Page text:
Rothbard, in sharp contrast, never believed that the Soviet Union, albeit a bloody and repressive dictatorship, had the ability or intention of taking over the West. Rather, he argued that the Cold War was a ruse devised by the American ruling elite to justify the continuation and expansion of the massive, tax-consuming, welfare-warfare state built up during World War II at home and to rationalize postwar US imperialist ambitions for assorted military interventions abroad. While dismissing McCarthy’s ridiculous and contrived Cold War ideology—which, to repeat, he shared with most of his respectable establishment detractors—Rothbard had a profound appreciation for the means McCarthy employed. According to Rothbard,

The unique and glorious thing about McCarthy was not his goals or his ideology, but precisely his radical, populist means. For McCarthy was able, for a few years, to short-circuit the intense opposition of all the elites in American life: from the Eisenhower-Rockefeller administration to the Pentagon and the military-industrial complex to liberal and left media and academic elites—to overcome all that opposition and reach and inspire the masses directly. And he did it through television, and without any real movement behind him; he had only a guerrilla band of a few advisers, but no organization and no infrastructure.

The rise of the American Right in the 1960s did not entirely please Friedman because it included people whose views he strongly opposed. “Looking across this new landscape,” Burns says, “Friedman saw at least three types of conservatives; libertarians, traditional conservatives, and ‘crackpot conservatives of the radical right fringe.’ Friedman considered himself to have little in common with the latter group.”

When Buckley battled against the John Birch Society, which, unlike the Cold Warriors, saw the struggle against communism as internal rather than external, Friedman joined forces with him because Buckley supported both the free market and an interventionist foreign policy. Friedman didn’t “warm to the young upstart right away,” but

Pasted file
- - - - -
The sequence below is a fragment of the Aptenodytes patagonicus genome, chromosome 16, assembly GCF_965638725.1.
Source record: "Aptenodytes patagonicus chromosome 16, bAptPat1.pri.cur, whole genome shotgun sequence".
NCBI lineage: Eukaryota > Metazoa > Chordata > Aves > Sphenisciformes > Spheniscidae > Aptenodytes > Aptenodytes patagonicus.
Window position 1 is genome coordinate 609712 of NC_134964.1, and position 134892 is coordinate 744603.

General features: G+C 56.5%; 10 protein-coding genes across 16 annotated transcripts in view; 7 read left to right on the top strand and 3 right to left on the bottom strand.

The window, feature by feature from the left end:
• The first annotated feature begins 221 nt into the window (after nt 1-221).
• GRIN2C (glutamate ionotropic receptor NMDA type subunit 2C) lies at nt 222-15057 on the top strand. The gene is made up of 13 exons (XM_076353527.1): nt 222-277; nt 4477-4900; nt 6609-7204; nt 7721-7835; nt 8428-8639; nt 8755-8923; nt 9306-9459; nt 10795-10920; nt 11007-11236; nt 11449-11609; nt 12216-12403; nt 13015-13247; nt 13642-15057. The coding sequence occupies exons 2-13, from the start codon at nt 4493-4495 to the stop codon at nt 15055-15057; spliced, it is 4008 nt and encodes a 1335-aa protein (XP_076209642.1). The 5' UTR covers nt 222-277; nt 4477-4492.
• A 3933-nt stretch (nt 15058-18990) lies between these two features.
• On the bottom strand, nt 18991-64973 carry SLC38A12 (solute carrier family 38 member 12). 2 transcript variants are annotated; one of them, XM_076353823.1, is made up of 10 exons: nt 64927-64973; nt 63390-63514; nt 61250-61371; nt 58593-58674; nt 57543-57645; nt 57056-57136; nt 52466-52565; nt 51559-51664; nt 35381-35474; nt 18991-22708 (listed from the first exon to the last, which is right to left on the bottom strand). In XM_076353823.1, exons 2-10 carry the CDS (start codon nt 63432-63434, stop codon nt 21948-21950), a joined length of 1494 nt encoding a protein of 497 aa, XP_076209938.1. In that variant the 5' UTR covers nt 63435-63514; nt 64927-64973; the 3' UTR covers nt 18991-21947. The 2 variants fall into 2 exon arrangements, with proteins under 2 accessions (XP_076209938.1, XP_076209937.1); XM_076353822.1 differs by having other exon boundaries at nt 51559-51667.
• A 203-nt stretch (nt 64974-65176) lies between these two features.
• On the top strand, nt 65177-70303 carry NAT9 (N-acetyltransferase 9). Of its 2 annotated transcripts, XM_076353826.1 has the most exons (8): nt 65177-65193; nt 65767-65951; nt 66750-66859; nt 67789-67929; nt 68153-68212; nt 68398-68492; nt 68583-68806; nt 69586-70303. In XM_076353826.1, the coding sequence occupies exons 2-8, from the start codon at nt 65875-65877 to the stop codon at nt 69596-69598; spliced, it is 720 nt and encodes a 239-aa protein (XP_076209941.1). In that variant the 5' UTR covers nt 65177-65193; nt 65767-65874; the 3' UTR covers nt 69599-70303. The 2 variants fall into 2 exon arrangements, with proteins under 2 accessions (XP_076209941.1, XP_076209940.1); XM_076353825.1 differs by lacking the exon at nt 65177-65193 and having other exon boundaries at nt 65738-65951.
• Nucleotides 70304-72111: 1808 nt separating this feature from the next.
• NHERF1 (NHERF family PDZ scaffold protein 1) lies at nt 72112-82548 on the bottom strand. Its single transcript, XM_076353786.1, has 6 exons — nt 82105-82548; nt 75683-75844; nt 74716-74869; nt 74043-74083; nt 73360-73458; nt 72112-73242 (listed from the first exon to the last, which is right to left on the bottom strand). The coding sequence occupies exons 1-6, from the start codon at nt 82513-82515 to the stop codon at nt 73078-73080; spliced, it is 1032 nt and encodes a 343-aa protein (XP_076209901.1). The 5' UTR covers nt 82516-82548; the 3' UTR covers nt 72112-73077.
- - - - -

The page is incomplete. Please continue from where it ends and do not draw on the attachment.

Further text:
relations [between Friedman and Buckley] thawed as Buckley mounted a public campaign against the John Birch Society, publishing disapproving editorials in 1961 and 1962 . . . Friedman soon appeared helpful in this cause. Buckley solicited (unsuccessfully) a paper on foreign aid for National Review, and in turn Friedman congratulated his recent sallies against [Robert] Welch [the founder of the society]. The struggle against Welch marked a new and critical phase in the evolution of conservatism from intellectual pet project to coming political force. In earlier days, Friedman had gone up against the likes of Ludwig von Mises on an isolated European mountaintop. Now the battle to define conservatism played out on a much larger landscape, and the stakes were far higher.

Rothbard, to say the least, didn’t agree with Buckley’s purges:

And so the purges began. One after another, Buckley and National Review purged and excommunicated all the radicals, all the non-respectables. Consider the roll-call: isolationists (such as John T. Flynn), anti-Zionists, libertarians, Ayn Randians, the John Birch Society, and all those who continued, like the early National Review, to dare to oppose Martin Luther King and the civil rights revolution after Buckley had changed and decided to embrace it.

Who was right—Friedman or Rothbard? I do not think most readers will find it difficult to answer.